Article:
Japanese Wood Types

Hinoki Wood: Cypress
桧 Hinoki wood is a species of cypress native to central Japan. This wood is lemon-scented, light pinkish-brown, with a rich, straight grain, and is highly rot-resistant. Horyuji Temple & Osaka Castle in Japan are built from hinoki wood.

Kaki Wood: Persimmon
柿 Kaki wood is also known as the Japanese persimmon tree, oriental persimmon, or Fuyu persimmon. Kaki trees are slow growing, small, and they produce sweet, juicy non-astringent persimmon fruit. Persimmon wood was heavily used to make a high quality head of golf clubs known as "woods" until the golf industry moved to metal clubs.

Keyaki Wood: Zelkova
欅 Keyaki wood is a species of the Zelkova tree in Japan. It is often used for bonsai. Keyaki wood is valued in Japan for building furniture and is considered the ideal wood for the creation of taiko drums.

Kiri Wood: Paulowinia
桐) Kiri wood or Paulownia wood, was named in honor of Anna Paulowna, queen consort of The Netherlands (1795–1865), daughter of a Russian Tsar. It is also known as the "princess tree". Kiri wood is light, fine-grained, and warp-resistant. It's the fastest-growing hard wood and typically used for the creation of chests, boxes, & clogs.

Momiji Wood: Maple
紅葉 Momiji wood is also known as Japanese Maple -  a welcome to Autumn due to its colorful leaves, Momiji translates to "baby hands" in Japanese. This wood is a popular choice for building furniture and for bonsai.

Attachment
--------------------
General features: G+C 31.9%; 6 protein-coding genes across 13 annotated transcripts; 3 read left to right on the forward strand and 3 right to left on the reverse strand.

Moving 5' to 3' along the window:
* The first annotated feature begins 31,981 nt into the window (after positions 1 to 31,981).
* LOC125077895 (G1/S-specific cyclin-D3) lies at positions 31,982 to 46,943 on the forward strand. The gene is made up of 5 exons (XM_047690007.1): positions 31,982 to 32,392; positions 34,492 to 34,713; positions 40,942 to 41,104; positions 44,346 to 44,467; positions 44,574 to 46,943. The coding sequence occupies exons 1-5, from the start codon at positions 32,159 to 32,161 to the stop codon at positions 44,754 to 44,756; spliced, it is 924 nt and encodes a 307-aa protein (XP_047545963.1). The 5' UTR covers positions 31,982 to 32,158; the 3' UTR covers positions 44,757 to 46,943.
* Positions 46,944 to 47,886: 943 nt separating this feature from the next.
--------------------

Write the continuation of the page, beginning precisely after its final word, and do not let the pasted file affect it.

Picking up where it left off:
Sugi Wood: Cedar
杉 Sugi wood is known as Japanese cedar wood, a very large, fragrant evergreen tree. A strong yet lightweight wood, Sugi is waterproof and resistant to decay which is why it is so commonly found in antique furniture stores. The national tree of Japan where the oldest tree lives on Yakushima and estimated to be between 2,000 and 7,200 years old.
Periods in Japanese History

Early Japan (until 710)

Nara and Heian Periods (710-1192)

Kamakura Period (1192-1333)

Muromachi Period (1338-1573)

Azuchi-Momoyama Period (1573-1603)

Edo Period (1603-1868)

Meiji Period (1868-1912)

Taisho and Early Showa Period (1912-1945)

Postwar Period (since 1945)
Periods in Chinese History

Sui Dynasty (581 - 618)

Tang Dynasty (618 - 906)

Five Dynasties (907 - 960)

Song Dynasty (960-1279)

Yuan Dynasty (1279–1368)

Ming Dynasty (1368–1644)

Qing Dynasty (1644–1911)

Republic of China on mainland (1911–1949)

People's Republic of China (1949–present)